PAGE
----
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Long Beach Pride postpones LGBTQ celebration and parade

Long Beach Pride Postponed

Participants in the Long Beach Lesbian and Gay Pride Parade have a gay old time marching along Ocean Boulevard May 20, 2018. Photo: Stephen Carr / StephenCarrPhotography.com

LONG BEACH — Long Beach Pride is postponed “out of an abundance” related to concerns about the novel coronavirus.

Long Beach Pride, the nonprofit that hosts and runs the annual LGBTQ festival and parade, made its decision after meeting with city officials, according to a statement released Saturday.

“It is with an abundance of caution that the Long Beach Pride Board has decided to postpone the 2020 Festival and Parade,” Denise Newman, president of Long Beach Pride, said in the statement.

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“Our commitment to the city of Long Beach and our entire community includes ensuring the health and well-being of citizens, attendees, artists, volunteers, staff, and vendors. We look forward to celebrating with our amazing LGBTQ+ and ally family, neighbors and friends at a later date, and encourage everyone to celebrate their Pride each and every day.”

Long Beach Pride Festival was scheduled to take place May 16 and 17 along Shoreline Drive in downtown Long Beach. The Long Beach Pride Parade was scheduled for May 17 along Ocean Boulevard. Early bird tickets for the event had already sold out.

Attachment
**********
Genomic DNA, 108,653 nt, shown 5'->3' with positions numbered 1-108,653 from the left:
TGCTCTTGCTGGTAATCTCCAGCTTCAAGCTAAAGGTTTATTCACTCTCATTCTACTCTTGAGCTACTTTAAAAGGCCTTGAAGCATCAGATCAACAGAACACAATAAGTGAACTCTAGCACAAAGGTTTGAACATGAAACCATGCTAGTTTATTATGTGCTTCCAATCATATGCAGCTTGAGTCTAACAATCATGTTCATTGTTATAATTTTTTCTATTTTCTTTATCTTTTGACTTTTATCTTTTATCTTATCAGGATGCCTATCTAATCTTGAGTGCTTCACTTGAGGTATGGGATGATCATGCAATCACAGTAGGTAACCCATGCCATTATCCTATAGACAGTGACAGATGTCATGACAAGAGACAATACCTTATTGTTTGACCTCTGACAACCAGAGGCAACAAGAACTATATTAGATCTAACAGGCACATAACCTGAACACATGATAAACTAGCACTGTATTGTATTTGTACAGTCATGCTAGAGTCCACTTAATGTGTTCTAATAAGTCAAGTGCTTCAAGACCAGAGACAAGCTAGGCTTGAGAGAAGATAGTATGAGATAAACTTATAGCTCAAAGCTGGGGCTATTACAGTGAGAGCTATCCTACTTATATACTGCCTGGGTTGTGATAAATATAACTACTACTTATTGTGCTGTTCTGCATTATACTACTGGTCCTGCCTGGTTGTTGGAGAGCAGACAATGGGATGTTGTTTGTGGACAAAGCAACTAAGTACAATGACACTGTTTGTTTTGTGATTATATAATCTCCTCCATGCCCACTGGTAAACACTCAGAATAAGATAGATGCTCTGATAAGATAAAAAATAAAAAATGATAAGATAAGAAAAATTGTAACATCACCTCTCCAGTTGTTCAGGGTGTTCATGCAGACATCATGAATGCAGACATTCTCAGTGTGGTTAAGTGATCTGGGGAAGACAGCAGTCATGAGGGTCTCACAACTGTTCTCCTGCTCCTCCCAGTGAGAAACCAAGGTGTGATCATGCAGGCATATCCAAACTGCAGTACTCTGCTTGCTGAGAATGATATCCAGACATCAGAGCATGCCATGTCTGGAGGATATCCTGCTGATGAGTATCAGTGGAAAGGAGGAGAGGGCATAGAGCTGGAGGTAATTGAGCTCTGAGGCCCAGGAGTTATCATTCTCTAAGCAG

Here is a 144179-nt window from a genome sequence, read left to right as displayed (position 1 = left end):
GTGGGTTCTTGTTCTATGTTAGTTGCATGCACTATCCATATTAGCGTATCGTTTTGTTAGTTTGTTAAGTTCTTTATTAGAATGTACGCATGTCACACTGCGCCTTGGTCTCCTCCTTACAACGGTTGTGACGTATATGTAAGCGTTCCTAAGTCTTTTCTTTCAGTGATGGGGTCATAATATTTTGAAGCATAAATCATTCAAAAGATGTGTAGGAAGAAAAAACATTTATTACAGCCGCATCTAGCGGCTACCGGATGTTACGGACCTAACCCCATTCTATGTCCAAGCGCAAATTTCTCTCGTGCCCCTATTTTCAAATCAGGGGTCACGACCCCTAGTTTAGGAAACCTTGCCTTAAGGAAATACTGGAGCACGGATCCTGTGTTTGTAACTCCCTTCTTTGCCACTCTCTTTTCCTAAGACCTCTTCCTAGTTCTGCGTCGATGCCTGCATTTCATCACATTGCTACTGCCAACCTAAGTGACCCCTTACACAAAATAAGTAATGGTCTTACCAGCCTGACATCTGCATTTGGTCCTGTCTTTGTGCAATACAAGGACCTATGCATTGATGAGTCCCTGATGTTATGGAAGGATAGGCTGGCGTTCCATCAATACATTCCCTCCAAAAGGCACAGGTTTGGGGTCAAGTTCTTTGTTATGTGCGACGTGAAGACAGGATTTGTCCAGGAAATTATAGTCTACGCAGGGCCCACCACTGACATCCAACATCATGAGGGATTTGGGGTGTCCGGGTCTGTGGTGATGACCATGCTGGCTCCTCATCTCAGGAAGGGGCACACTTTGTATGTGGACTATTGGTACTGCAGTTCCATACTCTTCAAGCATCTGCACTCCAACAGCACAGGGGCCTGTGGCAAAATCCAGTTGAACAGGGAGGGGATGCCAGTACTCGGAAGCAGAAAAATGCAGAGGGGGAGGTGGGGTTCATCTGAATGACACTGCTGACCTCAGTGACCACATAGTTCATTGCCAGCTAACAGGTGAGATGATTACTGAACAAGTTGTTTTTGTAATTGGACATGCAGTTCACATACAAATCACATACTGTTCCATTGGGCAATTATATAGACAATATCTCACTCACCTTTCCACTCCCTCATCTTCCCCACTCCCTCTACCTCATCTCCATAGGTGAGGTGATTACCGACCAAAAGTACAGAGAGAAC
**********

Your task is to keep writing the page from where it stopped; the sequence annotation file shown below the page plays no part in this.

Long Beach Pride’s decision to postpone its event follows on the heels of LA Pride postponing its 50th anniversary celebration.

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LA Pride postponed it’s celebration after the City of West Hollywood said all city-related events scheduled through June 30 are postponed or canceled.

Earlier this week, Long Beach Health Officer Dr. Anissa Davis signed a declaration prohibiting all large-scale events in the city. The declaration went into effect Thursday and will expire April 30, unless Davis takes action to shorten or expand the order.

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About the author

Phillip Zonkel

Award-winning journalist Phillip Zonkel spent 17 years at Long Beach's Press-Telegram, where he was the first reporter in the paper's history to have a beat covering the city's vibrant LGBTQ. He also created and ran the popular and innovative LGBTQ news blog, Out in the 562.

He won two awards and received a nomination for his reporting on the local LGBTQ community, including a two-part investigation that exposed anti-gay bullying of local high school students and the school districts' failure to implement state mandated protections for LGBTQ students.

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